Ethics in Practice, 072021 MEBJ, 36 MEBJ, Pg. 94

PositionVol. 36 2 Pg. 94


No. Vol. 36 No. 2 Pg. 94

Maine Bar Journal

July, 2021


PAUL MCDONALD is a shareholder and the general counsel of Bernstein Shur Sawyer & Nelson. In addition to his commercial and business litigation practice, Paul represents lawyers in ethics, risk management, and malpractice matters. He can be reached at

Responding to Unfavorable Online Criticism: Proceed With Caution

On her first day of work as a newly minted lawyer, Jean B. was invited into Senior Partner’s office for a welcoming chat. As Jean left his office, Senior Partner said, “Jean, one of the most important pieces of career advice I ever received, and which I am passing on to you, is that your reputation is your greatest asset; so, enhance, preserve, and protect it against all who would seek to impair it.” Jean went on to become a successful lawyer, highly regarded both for her skill and integrity within her firm, the bar, and the community at large.

Recently, Jean was retained by Client, part-owner of a successful business, in a dispute with his fellow shareholders. The issues were complex and the litigation was especially contentious. Despite Jean having done some of her best work ever in the matter, the outcome for Client fell below his expectations. While Jean, too, was disappointed in the result, that feeling paled in comparison to the emotions she experienced when she learned that Client had posted a critical online review of Jean’s performance in the matter. The scathing review, rife with misrepresentations of fact and otherwise misleading statements, was a broadside attack on Jean’s competence and judgment. Upon reading the review, Jean immediately harkened back to Senior Partner’s career advice. Jean thought: this is unjust and wrong; I need to take action to protect my reputation. But what exactly can Jean do without running afoul of her ethical obligations as a lawyer?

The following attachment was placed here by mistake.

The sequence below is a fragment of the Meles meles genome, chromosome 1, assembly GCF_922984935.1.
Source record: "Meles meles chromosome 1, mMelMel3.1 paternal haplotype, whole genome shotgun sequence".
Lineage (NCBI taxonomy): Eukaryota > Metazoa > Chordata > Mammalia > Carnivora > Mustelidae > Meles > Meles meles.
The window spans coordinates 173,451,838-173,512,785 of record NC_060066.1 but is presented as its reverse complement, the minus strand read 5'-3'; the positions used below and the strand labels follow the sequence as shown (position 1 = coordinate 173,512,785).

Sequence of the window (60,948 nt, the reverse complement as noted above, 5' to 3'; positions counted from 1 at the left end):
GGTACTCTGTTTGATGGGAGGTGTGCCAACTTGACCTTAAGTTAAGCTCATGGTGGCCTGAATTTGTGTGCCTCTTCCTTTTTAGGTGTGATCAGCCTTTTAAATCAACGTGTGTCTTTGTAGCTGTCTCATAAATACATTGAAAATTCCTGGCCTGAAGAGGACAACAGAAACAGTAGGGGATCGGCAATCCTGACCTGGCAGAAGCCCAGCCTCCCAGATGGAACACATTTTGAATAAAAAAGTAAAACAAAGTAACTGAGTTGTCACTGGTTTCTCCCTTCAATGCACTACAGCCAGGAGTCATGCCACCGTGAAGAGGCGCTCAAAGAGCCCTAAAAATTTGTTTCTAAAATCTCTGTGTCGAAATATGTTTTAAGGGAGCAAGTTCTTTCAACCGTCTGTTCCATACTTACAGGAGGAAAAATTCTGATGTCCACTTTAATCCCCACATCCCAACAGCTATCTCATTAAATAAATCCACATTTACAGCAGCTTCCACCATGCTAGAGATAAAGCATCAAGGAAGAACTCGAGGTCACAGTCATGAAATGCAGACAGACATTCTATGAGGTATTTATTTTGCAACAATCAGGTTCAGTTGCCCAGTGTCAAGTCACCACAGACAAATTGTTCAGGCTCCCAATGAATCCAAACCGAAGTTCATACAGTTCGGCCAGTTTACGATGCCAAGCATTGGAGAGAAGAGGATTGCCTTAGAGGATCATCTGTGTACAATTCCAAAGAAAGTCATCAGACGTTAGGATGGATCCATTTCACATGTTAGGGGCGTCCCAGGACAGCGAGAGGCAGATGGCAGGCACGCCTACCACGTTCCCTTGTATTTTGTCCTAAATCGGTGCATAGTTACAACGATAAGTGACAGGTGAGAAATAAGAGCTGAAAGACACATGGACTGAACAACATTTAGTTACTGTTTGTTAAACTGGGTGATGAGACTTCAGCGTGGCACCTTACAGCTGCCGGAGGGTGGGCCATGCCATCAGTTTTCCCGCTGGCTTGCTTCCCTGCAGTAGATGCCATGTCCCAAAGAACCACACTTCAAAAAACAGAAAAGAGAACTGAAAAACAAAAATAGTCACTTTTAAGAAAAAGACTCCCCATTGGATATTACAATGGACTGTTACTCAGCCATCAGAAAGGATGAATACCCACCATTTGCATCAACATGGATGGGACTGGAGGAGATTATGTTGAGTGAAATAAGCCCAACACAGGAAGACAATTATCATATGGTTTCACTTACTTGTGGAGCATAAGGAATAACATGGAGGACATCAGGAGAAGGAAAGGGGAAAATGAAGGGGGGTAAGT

Earlier this year, the ABA Standing Committee on Ethics and Professional Responsibility issued Formal Opinion 496, which provides helpful guidance addressing Jean’s ethical quandary: balancing her right to defend and protect her reputation against unfair attack and her obligation to maintain the confidentiality of Client’s information.1 Unfortunately for Jean, her obligation to preserve the confidentiality of Client’s information greatly restricts her ability to respond to the unfair and even untrue statements in Client’s online review.

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